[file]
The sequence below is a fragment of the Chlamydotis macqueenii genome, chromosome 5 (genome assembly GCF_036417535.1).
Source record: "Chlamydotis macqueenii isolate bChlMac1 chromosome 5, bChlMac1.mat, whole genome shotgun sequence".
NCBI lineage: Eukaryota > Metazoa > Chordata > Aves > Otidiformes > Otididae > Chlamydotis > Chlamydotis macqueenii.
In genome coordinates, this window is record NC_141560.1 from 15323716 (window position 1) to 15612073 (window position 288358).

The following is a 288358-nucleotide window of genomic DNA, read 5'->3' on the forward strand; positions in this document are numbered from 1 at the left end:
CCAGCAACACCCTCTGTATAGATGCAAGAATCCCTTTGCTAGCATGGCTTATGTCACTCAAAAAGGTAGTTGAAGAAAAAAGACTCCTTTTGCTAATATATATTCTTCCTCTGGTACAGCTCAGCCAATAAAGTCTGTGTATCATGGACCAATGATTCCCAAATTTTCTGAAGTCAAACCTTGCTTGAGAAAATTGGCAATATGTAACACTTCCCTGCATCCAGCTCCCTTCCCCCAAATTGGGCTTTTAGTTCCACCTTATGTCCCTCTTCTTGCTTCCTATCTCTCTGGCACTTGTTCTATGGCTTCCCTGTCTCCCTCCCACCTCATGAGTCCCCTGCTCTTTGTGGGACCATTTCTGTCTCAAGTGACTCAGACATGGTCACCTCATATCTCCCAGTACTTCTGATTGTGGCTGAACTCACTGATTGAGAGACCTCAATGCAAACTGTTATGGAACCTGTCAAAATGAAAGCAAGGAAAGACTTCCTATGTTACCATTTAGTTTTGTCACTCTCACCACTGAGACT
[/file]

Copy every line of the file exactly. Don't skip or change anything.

The sequence below is a fragment of the Chlamydotis macqueenii genome, chromosome 5 (genome assembly GCF_036417535.1).
Source record: "Chlamydotis macqueenii isolate bChlMac1 chromosome 5, bChlMac1.mat, whole genome shotgun sequence".
NCBI lineage: Eukaryota > Metazoa > Chordata > Aves > Otidiformes > Otididae > Chlamydotis > Chlamydotis macqueenii.
In genome coordinates, this window is record NC_141560.1 from 15323716 (window position 1) to 15612073 (window position 288358).

The following is a 288358-nucleotide window of genomic DNA, read 5'->3' on the forward strand; positions in this document are numbered from 1 at the left end:
CCAGCAACACCCTCTGTATAGATGCAAGAATCCCTTTGCTAGCATGGCTTATGTCACTCAAAAAGGTAGTTGAAGAAAAAAGACTCCTTTTGCTAATATATATTCTTCCTCTGGTACAGCTCAGCCAATAAAGTCTGTGTATCATGGACCAATGATTCCCAAATTTTCTGAAGTCAAACCTTGCTTGAGAAAATTGGCAATATGTAACACTTCCCTGCATCCAGCTCCCTTCCCCCAAATTGGGCTTTTAGTTCCACCTTATGTCCCTCTTCTTGCTTCCTATCTCTCTGGCACTTGTTCTATGGCTTCCCTGTCTCCCTCCCACCTCATGAGTCCCCTGCTCTTTGTGGGACCATTTCTGTCTCAAGTGACTCAGACATGGTCACCTCATATCTCCCAGTACTTCTGATTGTGGCTGAACTCACTGATTGAGAGACCTCAATGCAAACTGTTATGGAACCTGTCAAAATGAAAGCAAGGAAAGACTTCCTATGTTACCATTTAGTTTTGTCACTCTCACCACTGAGACT